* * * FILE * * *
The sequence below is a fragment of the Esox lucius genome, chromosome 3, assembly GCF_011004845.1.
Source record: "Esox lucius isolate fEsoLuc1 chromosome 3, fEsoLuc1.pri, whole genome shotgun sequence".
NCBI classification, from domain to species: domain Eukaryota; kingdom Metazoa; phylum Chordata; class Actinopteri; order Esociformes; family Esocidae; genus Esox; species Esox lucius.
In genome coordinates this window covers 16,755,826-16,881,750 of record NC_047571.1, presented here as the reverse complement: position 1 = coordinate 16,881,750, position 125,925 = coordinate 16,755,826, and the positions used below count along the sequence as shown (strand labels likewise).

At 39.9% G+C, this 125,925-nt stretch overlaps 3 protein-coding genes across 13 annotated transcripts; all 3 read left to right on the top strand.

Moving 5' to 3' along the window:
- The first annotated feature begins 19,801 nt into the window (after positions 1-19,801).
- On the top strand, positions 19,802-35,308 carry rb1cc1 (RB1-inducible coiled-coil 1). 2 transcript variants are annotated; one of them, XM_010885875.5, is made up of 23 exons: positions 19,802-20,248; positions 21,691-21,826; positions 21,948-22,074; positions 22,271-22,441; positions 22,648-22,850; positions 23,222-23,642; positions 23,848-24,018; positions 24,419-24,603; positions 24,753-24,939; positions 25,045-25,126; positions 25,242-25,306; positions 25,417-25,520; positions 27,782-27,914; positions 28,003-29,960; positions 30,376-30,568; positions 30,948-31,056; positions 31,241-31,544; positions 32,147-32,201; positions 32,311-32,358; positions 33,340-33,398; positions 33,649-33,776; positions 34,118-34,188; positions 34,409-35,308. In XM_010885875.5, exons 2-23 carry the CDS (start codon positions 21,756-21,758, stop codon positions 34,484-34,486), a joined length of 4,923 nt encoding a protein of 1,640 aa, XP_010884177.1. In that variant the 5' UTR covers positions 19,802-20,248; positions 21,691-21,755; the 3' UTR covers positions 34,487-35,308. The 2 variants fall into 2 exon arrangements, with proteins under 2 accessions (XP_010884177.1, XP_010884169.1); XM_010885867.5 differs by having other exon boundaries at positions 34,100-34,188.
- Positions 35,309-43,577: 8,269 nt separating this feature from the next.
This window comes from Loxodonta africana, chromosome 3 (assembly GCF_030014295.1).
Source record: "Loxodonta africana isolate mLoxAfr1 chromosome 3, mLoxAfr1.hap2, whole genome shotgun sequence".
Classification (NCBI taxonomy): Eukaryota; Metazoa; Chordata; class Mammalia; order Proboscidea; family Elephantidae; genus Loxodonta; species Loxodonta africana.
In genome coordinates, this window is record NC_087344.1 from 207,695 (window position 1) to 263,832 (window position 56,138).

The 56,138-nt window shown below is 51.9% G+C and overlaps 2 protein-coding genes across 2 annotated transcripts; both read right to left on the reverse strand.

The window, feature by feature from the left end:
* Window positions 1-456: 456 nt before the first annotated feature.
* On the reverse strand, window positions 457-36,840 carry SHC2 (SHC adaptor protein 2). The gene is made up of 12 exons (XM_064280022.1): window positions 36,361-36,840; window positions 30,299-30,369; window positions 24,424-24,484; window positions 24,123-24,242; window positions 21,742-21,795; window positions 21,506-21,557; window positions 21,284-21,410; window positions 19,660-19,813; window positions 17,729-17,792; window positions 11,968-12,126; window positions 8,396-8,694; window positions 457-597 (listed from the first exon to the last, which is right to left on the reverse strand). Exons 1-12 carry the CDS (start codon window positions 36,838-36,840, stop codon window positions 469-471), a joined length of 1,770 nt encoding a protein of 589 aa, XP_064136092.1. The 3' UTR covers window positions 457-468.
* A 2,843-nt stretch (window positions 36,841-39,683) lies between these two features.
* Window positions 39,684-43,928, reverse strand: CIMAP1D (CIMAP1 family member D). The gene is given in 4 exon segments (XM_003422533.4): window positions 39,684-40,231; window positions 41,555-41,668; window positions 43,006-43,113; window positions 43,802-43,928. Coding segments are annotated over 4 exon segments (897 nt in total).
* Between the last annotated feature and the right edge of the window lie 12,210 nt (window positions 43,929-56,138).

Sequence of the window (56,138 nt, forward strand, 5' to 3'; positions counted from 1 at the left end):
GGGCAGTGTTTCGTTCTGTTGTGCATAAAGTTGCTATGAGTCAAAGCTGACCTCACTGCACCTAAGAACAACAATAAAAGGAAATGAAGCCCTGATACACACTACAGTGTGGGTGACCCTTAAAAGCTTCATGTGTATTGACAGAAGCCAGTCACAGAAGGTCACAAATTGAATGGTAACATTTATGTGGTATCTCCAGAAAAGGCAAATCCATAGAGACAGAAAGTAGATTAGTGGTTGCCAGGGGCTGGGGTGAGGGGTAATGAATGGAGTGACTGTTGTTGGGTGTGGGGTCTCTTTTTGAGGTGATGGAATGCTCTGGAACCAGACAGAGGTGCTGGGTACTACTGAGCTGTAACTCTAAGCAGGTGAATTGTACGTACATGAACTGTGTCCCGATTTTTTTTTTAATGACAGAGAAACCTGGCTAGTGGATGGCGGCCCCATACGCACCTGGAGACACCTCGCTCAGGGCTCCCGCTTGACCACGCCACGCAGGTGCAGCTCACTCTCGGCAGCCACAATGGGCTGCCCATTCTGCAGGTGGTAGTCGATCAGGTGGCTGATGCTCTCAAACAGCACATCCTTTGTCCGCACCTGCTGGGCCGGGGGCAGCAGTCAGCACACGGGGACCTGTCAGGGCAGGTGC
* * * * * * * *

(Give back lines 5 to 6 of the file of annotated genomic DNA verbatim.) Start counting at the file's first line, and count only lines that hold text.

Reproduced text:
At 39.9% G+C, this 125,925-nt stretch overlaps 3 protein-coding genes across 13 annotated transcripts; all 3 read left to right on the top strand.

Moving 5' to 3' along the window: